It is clear that? the National Committee to Protect Oil, Gas, Mineral Resources, Power and Ports (NCPOGMR) has made a significant impact on public consciousness. That there is a growing national awareness of the issue of ownership of natural resources; of the terms on which production sharing contracts are signed with international oil companies (IOCs); a growing suspicion that exporting extracted gas may not be the best way of solving the nation’s energy shortfall. More precisely, of the hollowness of the government’s reasoning as to why gas blocks need to be, must necessarily be, leased out to multinational companies.? More broadly, of whether the nation’s ruling class, regardless of which political party is in power, does act in the interests of the nation, of its people.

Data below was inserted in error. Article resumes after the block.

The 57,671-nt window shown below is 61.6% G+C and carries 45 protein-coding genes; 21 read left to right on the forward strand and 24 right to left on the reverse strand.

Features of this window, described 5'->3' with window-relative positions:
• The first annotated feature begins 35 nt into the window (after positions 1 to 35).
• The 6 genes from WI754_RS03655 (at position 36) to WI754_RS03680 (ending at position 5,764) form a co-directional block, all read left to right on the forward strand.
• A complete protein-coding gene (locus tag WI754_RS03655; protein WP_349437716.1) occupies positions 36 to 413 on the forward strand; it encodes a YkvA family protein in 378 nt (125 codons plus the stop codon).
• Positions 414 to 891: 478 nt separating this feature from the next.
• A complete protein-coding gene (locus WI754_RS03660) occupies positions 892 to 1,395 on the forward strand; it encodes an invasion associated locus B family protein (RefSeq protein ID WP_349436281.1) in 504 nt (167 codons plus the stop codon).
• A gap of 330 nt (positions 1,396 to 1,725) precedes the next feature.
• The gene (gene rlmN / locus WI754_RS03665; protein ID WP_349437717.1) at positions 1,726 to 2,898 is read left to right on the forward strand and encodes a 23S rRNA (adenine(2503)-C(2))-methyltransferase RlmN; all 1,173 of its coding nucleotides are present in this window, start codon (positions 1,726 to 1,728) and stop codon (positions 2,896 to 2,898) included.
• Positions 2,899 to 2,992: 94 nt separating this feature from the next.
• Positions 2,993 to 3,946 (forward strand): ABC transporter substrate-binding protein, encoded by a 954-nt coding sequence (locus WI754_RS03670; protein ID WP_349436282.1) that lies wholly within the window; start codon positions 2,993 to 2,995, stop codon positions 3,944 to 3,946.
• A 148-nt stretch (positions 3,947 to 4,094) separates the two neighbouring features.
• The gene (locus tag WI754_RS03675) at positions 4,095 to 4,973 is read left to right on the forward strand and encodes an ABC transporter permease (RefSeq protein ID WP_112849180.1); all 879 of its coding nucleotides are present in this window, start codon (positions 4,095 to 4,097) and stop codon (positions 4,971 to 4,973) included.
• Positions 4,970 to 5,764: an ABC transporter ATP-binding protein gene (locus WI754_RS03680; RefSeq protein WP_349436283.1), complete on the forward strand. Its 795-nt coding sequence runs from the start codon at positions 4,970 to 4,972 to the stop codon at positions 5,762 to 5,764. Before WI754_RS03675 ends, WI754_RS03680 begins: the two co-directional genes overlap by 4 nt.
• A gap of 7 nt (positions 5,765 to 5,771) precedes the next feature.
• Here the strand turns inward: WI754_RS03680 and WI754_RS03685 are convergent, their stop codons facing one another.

It is clear from what top ruling party leaders are now obliged to say, to repeatedly say, we are patriotic, we are not treacherous, that they have been forced to cede ground.
It is clear that a moral battle has been won.
Continue reading “De-energising Bangladesh”